I saw this one browsing around on the TMC web site, and thought “how in the world could this possibly be warranted? Our “X” Values are 70, 150, 152, 176, and our “Y” values are 23, 36, 29, 22.


This one is so far from meeting warrants it’s off the plot area to the bottom left, even if it still fits on the image. But shouldn’t we have a signal here because of the school? Well, let’s check Warrant 4 to see if it’s warranted for pedestrians. Our X values are the same and our Y values are 8, 11, 8, and 5. This is so low I’m not going to even try graphing this one.

But what about Warrant 5, because it’s near a school? Well, it still has to meet a certain, albeit lower, pedestrian count:

01 The School Crossing signal warrant is intended for application where the fact that schoolchildren cross the major street is the principal reason to consider installing a traffic control signal. For the purposes of this warrant, the word “schoolchildren” includes elementary through high school students.

02 The need for a traffic control signal shall be considered when an engineering study of the frequency and adequacy of gaps in the vehicular traffic stream as related to the number and size of groups of schoolchildren at an established school crossing across the major street shows that the number of adequate gaps in the traffic stream during the period when the schoolchildren are using the crossing is less than the number of minutes in the same period…and there are aminimum of 20 schoolchildren during the highest crossing hour.

03 Before a decision is made to install a traffic control signal, consideration shall be given to the implementation of other remedial measures, such as warning signs and flashers, school speed zones, school crossing guards, or a grade-separated crossing.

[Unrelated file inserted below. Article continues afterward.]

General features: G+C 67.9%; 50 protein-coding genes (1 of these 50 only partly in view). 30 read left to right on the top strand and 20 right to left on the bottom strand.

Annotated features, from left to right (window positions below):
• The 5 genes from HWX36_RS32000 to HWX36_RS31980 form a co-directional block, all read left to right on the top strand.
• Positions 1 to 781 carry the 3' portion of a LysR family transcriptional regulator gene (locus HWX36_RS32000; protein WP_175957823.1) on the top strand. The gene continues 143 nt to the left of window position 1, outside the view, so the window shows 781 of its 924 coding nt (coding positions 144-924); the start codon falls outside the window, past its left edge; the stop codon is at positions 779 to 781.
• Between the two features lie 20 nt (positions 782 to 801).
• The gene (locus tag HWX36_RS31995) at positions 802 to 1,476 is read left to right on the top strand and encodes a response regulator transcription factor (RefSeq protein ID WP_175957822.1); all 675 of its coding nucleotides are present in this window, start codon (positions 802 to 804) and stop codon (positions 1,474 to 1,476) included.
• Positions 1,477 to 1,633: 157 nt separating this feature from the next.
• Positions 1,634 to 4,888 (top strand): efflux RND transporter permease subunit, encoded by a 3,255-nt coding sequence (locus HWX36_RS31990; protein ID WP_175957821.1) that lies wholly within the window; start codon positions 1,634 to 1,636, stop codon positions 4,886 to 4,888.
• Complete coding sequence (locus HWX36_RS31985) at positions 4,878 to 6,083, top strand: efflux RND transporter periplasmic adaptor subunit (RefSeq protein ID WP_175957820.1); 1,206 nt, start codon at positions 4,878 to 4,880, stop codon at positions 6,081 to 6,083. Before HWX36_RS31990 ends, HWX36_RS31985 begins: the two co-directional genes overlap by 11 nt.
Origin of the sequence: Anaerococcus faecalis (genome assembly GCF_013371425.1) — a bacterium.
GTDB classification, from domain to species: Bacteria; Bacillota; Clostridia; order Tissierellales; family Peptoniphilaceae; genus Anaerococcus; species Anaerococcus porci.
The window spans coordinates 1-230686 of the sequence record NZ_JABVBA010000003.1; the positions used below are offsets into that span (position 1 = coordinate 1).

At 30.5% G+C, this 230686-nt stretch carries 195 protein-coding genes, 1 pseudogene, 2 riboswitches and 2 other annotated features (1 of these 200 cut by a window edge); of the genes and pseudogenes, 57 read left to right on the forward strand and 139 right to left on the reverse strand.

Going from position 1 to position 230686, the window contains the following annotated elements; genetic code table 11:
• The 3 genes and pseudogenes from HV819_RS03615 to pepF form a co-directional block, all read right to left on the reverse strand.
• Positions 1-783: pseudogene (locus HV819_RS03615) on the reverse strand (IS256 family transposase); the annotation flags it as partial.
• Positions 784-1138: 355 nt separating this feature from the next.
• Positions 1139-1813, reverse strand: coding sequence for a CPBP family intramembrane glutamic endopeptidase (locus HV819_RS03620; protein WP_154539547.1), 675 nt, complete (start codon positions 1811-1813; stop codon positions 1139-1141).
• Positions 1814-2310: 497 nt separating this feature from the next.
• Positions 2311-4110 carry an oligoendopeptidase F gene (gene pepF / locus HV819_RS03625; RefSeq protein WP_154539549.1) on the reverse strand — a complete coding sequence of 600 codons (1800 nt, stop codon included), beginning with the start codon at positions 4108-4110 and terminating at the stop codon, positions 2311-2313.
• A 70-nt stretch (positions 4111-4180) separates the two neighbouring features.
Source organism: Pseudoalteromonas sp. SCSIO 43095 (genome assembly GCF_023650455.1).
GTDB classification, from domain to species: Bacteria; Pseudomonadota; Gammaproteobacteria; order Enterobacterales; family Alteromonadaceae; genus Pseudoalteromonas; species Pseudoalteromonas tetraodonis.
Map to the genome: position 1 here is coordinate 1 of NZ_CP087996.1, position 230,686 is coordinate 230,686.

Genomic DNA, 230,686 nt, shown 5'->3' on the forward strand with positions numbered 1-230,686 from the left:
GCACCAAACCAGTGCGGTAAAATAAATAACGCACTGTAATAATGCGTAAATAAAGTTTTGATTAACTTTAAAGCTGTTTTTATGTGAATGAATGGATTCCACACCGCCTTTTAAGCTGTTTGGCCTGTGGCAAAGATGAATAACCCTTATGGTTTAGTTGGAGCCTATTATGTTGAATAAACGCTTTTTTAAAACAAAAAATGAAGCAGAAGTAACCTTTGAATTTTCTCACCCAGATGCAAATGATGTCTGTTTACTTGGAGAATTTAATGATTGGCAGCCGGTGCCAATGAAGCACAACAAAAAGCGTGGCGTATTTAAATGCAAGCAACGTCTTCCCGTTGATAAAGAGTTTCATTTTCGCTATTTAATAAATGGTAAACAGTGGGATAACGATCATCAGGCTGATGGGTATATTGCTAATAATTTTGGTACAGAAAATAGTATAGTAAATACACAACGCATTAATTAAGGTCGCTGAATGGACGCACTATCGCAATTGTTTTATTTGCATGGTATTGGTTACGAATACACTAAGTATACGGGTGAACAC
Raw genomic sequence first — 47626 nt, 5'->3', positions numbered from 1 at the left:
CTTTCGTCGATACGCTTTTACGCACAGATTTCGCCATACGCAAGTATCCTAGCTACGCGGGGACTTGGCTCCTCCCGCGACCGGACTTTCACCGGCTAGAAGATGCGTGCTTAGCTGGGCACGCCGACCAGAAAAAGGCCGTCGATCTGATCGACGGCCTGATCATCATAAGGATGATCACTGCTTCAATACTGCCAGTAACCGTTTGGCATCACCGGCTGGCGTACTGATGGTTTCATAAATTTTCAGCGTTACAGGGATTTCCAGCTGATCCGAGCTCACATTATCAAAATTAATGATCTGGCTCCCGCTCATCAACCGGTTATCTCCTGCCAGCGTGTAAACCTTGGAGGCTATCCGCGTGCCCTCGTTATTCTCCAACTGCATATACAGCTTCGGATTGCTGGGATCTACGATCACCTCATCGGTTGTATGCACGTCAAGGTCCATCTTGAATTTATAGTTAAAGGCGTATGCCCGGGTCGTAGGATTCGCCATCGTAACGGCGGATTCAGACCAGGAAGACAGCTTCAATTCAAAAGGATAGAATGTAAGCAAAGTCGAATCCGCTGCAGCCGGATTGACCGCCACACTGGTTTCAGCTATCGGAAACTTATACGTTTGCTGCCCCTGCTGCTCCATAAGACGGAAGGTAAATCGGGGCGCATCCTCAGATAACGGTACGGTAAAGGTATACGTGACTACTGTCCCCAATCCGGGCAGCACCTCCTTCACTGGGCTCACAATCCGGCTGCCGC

So it doesn’t appear that this signal meets Warrant 5 either, and there’s no reason this signal shouldn’t be removed.  I’d even make the city an all cash offer for the old Eaglelux signal heads like they have on this intersection, the kind  desirable on the collectors market that they currently throw into the scrap bin.

Why so few kids is an interesting question; the data was collected on from what I could tell was a warm, dry fall school day. (Wed Oct 12, 2011). Are kids living a half-block away put on a bus to go to some far-flung school to achieve racial balance or attend a magnet school? Are parents giving kids a ride in their car? Are they riding bicycles on the street and thus being included in the vehicle count? Is the data somehow misleading? I don’t know, but the point is that the official data does not warrant a signal here.

I’ll also comment on Lyndale Ave and 25th St.